It turns out that claiming a plaintiff lacks standing to sue just isn’t for Fair Debt Collection Practices Act cases; the argument can work on Fair Credit Reporting Act cases, too. A District Court judge in New York has granted a defendant’s motion to dismiss after it was sued for allegedly violating the FCRA because it furnished information to the credit reporting agencies that the account was more than 120 days past due even though it had been transferred to another creditor.
A copy of the ruling in the case of Rosenberg v. LoanDepot can be accessed by clicking here.
The plaintiff opened a credit account with the defendant and then filed a dispute after noticing that her credit report had the incorrect notation on it. The plaintiff alleges the credit reporting agency notified the defendant of the dispute, but that the defendant failed to properly investigate and correct the allegedly inaccurate information. That information, the plaintiff claimed, is used by creditors and their algorithms to help determine credit scores and creditworthiness.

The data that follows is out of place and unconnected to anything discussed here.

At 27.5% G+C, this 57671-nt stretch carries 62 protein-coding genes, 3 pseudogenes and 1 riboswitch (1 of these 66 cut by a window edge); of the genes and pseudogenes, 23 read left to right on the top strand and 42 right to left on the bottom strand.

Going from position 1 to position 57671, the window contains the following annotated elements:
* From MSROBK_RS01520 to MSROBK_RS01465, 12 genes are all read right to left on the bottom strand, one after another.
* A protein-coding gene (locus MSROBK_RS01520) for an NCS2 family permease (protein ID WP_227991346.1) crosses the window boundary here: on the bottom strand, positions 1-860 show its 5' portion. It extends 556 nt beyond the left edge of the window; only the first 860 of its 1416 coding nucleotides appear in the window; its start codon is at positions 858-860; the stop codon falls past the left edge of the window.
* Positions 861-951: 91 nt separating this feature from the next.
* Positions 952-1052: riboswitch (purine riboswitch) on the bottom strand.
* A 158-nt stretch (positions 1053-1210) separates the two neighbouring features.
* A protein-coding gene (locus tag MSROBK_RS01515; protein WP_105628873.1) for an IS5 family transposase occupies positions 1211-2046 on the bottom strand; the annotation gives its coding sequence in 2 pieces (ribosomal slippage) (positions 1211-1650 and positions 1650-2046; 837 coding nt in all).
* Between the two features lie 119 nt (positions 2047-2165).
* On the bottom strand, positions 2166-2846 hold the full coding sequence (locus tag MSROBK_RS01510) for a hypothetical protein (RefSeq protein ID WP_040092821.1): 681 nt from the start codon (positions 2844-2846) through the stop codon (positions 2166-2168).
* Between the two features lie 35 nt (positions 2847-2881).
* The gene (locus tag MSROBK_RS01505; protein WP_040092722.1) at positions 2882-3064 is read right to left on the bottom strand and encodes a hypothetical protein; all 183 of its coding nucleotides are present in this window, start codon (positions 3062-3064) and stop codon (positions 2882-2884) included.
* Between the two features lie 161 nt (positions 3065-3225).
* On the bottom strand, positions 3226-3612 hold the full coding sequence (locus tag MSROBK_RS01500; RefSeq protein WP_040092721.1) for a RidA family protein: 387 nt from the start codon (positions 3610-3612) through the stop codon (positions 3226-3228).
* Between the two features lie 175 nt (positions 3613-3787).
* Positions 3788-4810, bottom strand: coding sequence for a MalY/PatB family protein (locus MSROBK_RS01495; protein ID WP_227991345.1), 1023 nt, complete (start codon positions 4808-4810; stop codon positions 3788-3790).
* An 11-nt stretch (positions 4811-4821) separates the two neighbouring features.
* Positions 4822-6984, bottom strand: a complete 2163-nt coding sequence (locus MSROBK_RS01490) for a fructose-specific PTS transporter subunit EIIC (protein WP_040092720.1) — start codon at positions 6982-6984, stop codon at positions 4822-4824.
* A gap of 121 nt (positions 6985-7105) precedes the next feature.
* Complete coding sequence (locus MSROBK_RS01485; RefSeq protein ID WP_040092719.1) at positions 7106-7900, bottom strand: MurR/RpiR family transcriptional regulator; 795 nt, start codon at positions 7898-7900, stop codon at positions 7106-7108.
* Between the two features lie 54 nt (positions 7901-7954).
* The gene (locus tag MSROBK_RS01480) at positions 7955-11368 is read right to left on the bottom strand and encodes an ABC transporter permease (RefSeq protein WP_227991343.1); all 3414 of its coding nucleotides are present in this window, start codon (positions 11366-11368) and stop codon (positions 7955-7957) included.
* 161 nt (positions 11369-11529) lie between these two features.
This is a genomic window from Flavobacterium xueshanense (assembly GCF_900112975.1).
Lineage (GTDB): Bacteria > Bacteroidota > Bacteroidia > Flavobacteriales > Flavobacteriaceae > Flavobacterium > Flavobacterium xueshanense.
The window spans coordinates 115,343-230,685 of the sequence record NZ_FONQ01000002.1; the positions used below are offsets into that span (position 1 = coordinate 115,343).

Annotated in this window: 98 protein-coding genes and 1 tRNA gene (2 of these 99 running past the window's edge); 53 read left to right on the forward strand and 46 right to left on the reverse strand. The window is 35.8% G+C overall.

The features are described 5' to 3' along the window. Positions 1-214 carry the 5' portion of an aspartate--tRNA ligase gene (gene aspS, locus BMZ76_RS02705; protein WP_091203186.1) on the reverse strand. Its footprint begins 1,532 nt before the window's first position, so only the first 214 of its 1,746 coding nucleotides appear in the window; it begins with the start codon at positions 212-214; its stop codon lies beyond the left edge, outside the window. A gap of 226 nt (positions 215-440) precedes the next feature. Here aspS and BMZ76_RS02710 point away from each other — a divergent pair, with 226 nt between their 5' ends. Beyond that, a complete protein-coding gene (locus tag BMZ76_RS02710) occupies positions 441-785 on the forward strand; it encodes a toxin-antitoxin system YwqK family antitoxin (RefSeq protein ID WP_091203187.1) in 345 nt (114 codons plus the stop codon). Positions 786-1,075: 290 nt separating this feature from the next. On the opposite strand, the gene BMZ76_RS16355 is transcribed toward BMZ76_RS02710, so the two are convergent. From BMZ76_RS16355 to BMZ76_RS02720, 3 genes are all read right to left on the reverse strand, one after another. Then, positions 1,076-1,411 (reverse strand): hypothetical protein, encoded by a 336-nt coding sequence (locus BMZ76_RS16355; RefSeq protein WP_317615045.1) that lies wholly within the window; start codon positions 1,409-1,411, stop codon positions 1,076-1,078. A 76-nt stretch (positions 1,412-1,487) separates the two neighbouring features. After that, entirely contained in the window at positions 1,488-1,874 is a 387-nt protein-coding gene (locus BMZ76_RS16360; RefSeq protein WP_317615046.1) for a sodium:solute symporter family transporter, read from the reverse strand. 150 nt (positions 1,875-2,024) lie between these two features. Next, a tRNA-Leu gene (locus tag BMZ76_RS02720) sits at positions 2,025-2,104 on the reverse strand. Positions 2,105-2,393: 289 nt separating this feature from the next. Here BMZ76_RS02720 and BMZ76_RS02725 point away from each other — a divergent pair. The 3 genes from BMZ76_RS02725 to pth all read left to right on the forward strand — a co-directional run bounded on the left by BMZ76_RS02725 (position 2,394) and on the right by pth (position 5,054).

The plaintiff filed suit, alleging the failure to properly investigate and correct the information led to a decrease in her credit score, a loss of credit, loss of ability to purchase and benefit from credit, a chilling effect on applications for future credit, and the mental and emotional pain, anguish, humiliation and embarrassment of credit denial.
While those claims may be true, they are not enough for the plaintiff to have standing to sue, ruled Judge Philip M. Halpern of the District Court for the Southern District of New York. Especially because the plaintiff failed to identify any lender that reacted adversely to the information on the plaintiff’s credit report and because emotional harm is not enough to have standing to sue in federal court. “The conclusory allegations here, such as the mere invocation of the words ’emotional pain,’ are insufficient to establish concrete harm without any additional detail,” Judge Halpern wrote.